Ask Me: Which Boots Cross Over Well From Dayhiking to Backpacking?

Hi Michael,

I was wondering if you would recommend these Aku SL Sintesi Mid GTX boots for an average day of hiking as well as backpacking. I’m about to retire a pair of Merrells I’ve had for six years and my biggest complaint was that they were one dimensional, I took them backpacking, but they weren’t really sturdy enough. I am looking for a good, all-around boot that I could wear in intense, mountainous/snowy conditions or on a casual day of hiking with the family. I think I’ve narrowed down to these: Salomon Quest 4D GTX, Vasque St. Elias, and the Oboz Bridgers that you also reviewed. Any suggestions?

Poland, OH

(Originally posted as a comment at “Gear Review: Aku SL Sintesi Mid GTX Boots.”)

Hi Andrew,

That’s a good question that I get occasionally, from readers and friends, and my first response is always cautioning against trying to buy one boot for everything from light dayhikes to heavy-duty backpacking. It’s not that you can’t wear one pair of boots for all forms of hiking, it’s simply that it’s hard to find one pair that does everything well for you. You might wind up with one pair of boots that you don’t love for either dayhiking or backpacking. One pair may save you money in the short term, but possibly not in the long term if you wear them out faster than if you have one pair of shoes for dayhikes and one pair of boots for backpacking.

But I’ll try to answer your question. Yes, you could wear any of the boots you asked about for both dayhiking and backpacking. The Aku SL Sintesi Mid GTX, Salomon Quest 4D GTX, and the Vasque St. Elias GTX are intended more for heavy-duty backpacking, so they’re heavier, stiffer, and hotter than I prefer when dayhiking. The Salomon Conquest GTX and the Oboz Bridger Mid BDry are a bit lighter and more flexible as a crossover boot, as are the Scarpa Tech Ascent GTX, while still giving you the support and protection for backpacking in wet or snowy conditions. You may also want to consider a boot that’s even lighter and more flexible but has support for backpacking with a moderate load, the La Sportiva Hyper Mid GTX.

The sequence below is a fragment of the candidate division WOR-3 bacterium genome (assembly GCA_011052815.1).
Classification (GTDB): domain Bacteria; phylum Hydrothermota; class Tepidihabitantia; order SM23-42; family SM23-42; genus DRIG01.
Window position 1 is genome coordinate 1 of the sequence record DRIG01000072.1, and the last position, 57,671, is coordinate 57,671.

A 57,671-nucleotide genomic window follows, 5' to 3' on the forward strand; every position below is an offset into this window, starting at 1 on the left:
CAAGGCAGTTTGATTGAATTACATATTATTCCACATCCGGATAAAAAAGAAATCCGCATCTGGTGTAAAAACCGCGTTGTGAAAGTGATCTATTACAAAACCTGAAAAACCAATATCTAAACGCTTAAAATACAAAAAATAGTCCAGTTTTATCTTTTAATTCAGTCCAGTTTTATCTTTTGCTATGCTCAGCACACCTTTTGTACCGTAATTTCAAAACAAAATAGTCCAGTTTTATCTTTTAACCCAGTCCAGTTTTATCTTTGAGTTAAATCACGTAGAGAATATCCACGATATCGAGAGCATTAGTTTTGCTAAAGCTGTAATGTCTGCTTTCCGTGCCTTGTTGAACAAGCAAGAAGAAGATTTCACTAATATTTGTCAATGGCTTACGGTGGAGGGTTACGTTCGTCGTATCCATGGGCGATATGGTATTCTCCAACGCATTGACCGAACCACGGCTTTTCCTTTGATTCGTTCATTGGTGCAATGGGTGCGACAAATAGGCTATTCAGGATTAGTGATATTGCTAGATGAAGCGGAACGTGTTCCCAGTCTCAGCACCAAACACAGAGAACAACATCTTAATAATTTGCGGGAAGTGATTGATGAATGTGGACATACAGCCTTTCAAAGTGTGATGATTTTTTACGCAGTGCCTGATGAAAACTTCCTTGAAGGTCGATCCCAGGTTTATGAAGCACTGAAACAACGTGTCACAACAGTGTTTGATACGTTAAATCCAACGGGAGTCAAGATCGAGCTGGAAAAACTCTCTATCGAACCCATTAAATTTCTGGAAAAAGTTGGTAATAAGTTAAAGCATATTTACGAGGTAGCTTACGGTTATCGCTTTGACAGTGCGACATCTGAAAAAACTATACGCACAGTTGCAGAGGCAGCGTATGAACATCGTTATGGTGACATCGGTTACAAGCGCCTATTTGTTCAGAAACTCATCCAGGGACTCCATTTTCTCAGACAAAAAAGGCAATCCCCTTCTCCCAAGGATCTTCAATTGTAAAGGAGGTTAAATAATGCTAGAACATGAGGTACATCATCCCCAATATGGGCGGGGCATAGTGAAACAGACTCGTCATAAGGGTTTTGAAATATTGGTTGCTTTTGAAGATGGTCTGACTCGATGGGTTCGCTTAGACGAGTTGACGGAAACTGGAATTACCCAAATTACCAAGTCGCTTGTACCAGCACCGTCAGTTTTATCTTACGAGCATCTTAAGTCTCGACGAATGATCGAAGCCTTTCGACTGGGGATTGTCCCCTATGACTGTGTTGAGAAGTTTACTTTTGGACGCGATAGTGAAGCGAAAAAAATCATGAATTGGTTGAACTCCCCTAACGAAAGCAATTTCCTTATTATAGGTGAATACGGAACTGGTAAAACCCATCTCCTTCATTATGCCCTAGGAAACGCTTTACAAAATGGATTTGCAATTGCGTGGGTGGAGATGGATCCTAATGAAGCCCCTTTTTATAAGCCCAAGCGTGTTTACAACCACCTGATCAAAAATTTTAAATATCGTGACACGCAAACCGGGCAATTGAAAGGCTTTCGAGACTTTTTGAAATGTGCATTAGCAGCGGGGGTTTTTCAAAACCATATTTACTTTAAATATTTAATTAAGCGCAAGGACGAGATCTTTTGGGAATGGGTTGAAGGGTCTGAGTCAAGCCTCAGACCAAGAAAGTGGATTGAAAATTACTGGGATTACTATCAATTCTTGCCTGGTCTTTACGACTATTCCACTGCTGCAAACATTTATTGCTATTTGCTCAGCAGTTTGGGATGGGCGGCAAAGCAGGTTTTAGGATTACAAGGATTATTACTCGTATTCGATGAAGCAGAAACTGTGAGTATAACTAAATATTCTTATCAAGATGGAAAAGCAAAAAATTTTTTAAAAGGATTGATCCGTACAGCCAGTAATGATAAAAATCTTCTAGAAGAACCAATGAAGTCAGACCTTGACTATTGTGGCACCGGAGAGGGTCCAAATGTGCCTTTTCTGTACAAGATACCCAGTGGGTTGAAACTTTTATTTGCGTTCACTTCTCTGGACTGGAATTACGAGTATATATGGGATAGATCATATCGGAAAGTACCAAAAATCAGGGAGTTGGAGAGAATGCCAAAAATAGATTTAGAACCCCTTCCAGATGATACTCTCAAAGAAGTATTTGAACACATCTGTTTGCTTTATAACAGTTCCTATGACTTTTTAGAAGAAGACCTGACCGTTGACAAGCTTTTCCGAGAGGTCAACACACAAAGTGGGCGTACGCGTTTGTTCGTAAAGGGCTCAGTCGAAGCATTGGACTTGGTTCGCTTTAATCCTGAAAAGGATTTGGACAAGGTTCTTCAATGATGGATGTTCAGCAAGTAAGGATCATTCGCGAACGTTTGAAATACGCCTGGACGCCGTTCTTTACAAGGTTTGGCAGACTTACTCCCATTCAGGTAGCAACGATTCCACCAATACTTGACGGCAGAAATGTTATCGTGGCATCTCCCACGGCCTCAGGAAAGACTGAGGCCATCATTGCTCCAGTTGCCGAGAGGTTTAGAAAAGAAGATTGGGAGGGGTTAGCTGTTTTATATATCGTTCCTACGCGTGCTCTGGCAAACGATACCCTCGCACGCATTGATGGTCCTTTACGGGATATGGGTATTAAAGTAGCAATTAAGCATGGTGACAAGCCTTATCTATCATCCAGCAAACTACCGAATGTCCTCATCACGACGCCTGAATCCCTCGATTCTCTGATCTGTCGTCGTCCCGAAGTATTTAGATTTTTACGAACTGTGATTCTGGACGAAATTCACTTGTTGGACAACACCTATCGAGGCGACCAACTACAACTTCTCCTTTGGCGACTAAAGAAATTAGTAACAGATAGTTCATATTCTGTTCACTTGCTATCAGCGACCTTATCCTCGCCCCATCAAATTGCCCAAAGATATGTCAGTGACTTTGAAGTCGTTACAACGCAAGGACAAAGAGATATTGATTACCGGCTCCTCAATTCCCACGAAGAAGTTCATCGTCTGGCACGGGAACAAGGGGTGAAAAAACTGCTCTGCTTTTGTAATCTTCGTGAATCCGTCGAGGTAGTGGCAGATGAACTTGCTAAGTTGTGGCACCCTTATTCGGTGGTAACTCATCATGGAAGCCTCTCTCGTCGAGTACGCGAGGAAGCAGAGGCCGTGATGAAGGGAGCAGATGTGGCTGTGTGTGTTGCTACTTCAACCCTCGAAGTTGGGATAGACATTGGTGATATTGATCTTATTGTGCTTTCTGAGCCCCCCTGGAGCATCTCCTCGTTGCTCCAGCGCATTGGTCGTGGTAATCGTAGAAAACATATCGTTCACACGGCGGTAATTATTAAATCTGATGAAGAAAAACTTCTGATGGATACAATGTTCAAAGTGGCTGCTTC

Everyone’s feet are different, so I don’t know how much support you need for backpacking or how much you prefer for dayhiking. You might get lucky and discover that one of these models, or a model I haven’t mentioned, is the perfect, all-around boot for you. But as I suggested above, you should consider whether your goal of finding just one pair of boots (and if you have economic reasons, so be it) is important enough that you’re willing to accept one pair of footwear that isn’t perfect for either dayhiking or backpacking.

You may want to read the relevant advice I offered in this post answering another reader’s question about choosing between heavier and lighter boots.

Good luck.



Thanks for everything.


Note: In Ask Me, I share and respond to a reader question. Got a question about hiking, backpacking, gear, or any topic or trip I write about at The Big Outside? Send it to me at, message me at, or tweet it to @MichaelALanza. I will answer the ones I can in a post, using only your first name and city, with your permission. I’m receiving an increasing volume of questions, so I cannot always respond quickly.

I’ve been testing gear for Backpacker Magazine for more than 20 years. At The Big Outside, I review only what I consider the best outdoor gear and apparel. See all of my reviews by clicking on the Gear Reviews category at left or in the main menu.

—Michael Lanza

The Big Outside is proud to partner with these sponsors. Please help support my blog by liking and following my sponsors on Facebook and other social media and telling them you appreciate their support for The Big Outside.








Ask Me: Can You Suggest a Versatile Baby Carrier for Hiking?

Gear Review: Sea to Summit Comfort Light Insulated Air Mattress


Leave a Comment